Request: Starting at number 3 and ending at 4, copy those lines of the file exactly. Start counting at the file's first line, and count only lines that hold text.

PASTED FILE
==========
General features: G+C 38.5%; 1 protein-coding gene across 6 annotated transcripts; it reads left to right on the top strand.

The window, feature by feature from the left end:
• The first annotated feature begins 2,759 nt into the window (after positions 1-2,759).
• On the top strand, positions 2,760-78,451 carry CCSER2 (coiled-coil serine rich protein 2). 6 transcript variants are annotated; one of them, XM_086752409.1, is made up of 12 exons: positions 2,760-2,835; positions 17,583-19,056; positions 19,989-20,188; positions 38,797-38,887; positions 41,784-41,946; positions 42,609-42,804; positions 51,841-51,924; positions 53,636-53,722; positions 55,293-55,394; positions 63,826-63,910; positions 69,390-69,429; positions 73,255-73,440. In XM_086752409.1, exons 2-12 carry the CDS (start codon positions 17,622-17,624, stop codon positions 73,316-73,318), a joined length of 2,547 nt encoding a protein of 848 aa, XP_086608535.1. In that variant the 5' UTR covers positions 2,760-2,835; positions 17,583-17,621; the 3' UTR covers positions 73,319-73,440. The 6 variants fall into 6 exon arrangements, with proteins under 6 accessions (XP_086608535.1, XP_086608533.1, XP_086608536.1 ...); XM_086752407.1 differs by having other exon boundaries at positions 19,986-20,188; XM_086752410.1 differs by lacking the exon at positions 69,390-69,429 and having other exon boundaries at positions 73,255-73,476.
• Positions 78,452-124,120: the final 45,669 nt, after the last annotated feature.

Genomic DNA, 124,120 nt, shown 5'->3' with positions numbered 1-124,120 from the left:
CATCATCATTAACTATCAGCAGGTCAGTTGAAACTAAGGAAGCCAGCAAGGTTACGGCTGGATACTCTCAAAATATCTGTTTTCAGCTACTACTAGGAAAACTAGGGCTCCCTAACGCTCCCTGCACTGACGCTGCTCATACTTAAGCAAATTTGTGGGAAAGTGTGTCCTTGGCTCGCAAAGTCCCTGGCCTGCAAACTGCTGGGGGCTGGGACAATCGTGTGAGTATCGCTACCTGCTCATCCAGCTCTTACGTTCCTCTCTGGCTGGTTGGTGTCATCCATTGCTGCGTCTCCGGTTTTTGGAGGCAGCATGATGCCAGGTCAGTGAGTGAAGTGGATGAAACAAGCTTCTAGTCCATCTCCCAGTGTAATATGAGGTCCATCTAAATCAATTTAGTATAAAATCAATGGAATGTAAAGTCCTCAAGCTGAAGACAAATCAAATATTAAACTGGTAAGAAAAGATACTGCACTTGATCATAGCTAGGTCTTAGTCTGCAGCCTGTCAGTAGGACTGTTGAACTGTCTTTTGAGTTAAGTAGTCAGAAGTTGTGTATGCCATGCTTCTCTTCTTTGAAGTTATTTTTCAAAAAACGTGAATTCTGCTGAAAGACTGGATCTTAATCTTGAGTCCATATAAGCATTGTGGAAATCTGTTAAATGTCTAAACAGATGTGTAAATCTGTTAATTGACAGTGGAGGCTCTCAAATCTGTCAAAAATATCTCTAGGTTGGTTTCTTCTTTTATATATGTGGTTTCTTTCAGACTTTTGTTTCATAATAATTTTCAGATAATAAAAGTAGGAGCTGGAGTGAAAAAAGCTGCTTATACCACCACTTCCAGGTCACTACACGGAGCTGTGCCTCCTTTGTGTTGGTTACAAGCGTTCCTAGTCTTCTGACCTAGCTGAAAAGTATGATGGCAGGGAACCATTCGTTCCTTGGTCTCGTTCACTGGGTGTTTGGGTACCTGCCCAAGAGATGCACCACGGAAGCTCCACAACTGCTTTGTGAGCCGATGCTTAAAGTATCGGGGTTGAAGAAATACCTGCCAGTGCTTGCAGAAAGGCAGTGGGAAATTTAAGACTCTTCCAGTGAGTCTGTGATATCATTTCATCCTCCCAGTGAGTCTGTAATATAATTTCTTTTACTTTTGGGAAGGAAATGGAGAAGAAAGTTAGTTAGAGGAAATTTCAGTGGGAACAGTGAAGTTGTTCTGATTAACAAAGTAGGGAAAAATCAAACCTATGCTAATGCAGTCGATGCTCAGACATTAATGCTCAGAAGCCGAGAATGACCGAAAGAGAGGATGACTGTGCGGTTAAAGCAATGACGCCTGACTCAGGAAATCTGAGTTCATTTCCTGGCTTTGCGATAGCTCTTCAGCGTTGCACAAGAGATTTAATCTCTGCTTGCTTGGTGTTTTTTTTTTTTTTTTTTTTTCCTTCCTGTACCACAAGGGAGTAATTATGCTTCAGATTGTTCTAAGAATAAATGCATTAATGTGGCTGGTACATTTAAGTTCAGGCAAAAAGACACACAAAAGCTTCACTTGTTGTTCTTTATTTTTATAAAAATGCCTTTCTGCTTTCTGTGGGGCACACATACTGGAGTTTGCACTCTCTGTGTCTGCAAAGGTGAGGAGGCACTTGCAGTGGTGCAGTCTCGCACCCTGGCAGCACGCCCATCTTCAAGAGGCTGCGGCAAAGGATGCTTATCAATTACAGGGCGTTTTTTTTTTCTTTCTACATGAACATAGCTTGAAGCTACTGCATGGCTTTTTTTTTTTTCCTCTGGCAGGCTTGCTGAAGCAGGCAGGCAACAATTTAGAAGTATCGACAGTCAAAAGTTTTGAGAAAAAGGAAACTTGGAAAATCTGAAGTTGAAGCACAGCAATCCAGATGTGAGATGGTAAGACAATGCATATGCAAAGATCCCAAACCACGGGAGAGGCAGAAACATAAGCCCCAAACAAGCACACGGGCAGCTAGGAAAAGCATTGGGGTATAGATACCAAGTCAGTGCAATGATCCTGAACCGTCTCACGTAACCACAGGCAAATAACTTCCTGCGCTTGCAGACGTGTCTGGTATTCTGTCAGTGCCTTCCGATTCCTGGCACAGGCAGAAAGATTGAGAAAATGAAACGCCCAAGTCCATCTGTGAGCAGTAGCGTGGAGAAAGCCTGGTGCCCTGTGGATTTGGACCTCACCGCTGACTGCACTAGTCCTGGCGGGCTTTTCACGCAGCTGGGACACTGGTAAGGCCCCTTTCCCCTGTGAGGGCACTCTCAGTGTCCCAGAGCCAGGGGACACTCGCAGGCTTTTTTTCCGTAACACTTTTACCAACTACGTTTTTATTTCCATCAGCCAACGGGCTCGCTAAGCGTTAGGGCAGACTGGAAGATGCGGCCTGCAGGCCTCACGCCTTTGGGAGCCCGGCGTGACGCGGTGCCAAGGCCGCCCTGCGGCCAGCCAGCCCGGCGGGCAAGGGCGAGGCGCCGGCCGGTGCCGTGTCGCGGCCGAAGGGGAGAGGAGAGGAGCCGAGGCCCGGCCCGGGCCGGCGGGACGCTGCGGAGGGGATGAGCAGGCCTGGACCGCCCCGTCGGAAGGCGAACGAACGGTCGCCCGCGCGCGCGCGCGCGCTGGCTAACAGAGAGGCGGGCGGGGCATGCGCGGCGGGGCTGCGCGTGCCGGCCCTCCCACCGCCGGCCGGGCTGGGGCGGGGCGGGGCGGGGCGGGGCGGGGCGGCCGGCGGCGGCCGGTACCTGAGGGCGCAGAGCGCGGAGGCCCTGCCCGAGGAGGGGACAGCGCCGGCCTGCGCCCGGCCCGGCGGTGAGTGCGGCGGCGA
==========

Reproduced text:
• The first annotated feature begins 2,759 nt into the window (after positions 1-2,759).
• On the top strand, positions 2,760-78,451 carry CCSER2 (coiled-coil serine rich protein 2). 6 transcript variants are annotated; one of them, XM_086752409.1, is made up of 12 exons: positions 2,760-2,835; positions 17,583-19,056; positions 19,989-20,188; positions 38,797-38,887; positions 41,784-41,946; positions 42,609-42,804; positions 51,841-51,924; positions 53,636-53,722; positions 55,293-55,394; positions 63,826-63,910; positions 69,390-69,429; positions 73,255-73,440. In XM_086752409.1, exons 2-12 carry the CDS (start codon positions 17,622-17,624, stop codon positions 73,316-73,318), a joined length of 2,547 nt encoding a protein of 848 aa, XP_086608535.1. In that variant the 5' UTR covers positions 2,760-2,835; positions 17,583-17,621; the 3' UTR covers positions 73,319-73,440. The 6 variants fall into 6 exon arrangements, with proteins under 6 accessions (XP_086608535.1, XP_086608533.1, XP_086608536.1 ...); XM_086752407.1 differs by having other exon boundaries at positions 19,986-20,188; XM_086752410.1 differs by lacking the exon at positions 69,390-69,429 and having other exon boundaries at positions 73,255-73,476.